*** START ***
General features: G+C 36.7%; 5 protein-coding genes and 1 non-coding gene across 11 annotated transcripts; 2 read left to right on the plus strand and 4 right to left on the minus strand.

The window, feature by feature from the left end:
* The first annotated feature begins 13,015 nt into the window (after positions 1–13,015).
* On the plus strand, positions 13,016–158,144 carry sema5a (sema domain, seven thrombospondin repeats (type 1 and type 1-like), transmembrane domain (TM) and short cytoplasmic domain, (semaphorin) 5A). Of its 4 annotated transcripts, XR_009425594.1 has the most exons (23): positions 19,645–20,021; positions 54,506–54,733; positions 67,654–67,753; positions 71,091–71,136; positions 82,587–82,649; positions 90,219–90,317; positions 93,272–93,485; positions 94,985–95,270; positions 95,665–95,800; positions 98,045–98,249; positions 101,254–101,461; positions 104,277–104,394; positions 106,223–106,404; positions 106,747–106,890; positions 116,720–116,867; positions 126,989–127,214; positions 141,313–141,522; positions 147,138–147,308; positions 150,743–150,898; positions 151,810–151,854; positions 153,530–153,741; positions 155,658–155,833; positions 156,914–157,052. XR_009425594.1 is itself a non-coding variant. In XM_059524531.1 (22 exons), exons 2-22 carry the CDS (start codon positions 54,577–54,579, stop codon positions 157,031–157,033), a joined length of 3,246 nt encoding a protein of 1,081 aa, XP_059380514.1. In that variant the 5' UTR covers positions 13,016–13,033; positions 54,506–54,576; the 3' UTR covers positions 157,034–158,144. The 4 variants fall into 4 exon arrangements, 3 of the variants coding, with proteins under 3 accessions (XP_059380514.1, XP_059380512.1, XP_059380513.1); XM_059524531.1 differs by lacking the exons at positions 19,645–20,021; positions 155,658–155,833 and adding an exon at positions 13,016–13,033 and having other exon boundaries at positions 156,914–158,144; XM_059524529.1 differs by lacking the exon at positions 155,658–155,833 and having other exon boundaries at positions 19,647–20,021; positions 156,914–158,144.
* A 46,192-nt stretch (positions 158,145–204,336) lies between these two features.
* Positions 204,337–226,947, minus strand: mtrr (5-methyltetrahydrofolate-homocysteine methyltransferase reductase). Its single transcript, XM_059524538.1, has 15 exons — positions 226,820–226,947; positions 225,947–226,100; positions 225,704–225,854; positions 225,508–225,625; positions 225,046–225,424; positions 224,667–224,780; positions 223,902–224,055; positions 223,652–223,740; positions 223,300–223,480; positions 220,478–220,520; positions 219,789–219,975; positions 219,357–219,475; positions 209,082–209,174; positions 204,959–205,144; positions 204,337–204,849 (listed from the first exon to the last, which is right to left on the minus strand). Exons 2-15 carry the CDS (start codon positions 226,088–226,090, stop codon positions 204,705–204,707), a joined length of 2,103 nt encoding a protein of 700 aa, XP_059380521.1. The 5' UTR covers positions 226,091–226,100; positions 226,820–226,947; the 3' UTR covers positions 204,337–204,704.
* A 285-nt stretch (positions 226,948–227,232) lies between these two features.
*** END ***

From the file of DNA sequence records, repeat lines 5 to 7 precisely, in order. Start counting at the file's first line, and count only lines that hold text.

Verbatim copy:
* A 46,192-nt stretch (positions 158,145–204,336) lies between these two features.
* Positions 204,337–226,947, minus strand: mtrr (5-methyltetrahydrofolate-homocysteine methyltransferase reductase). Its single transcript, XM_059524538.1, has 15 exons — positions 226,820–226,947; positions 225,947–226,100; positions 225,704–225,854; positions 225,508–225,625; positions 225,046–225,424; positions 224,667–224,780; positions 223,902–224,055; positions 223,652–223,740; positions 223,300–223,480; positions 220,478–220,520; positions 219,789–219,975; positions 219,357–219,475; positions 209,082–209,174; positions 204,959–205,144; positions 204,337–204,849 (listed from the first exon to the last, which is right to left on the minus strand). Exons 2-15 carry the CDS (start codon positions 226,088–226,090, stop codon positions 204,705–204,707), a joined length of 2,103 nt encoding a protein of 700 aa, XP_059380521.1. The 5' UTR covers positions 226,091–226,100; positions 226,820–226,947; the 3' UTR covers positions 204,337–204,704.
* A 285-nt stretch (positions 226,948–227,232) lies between these two features.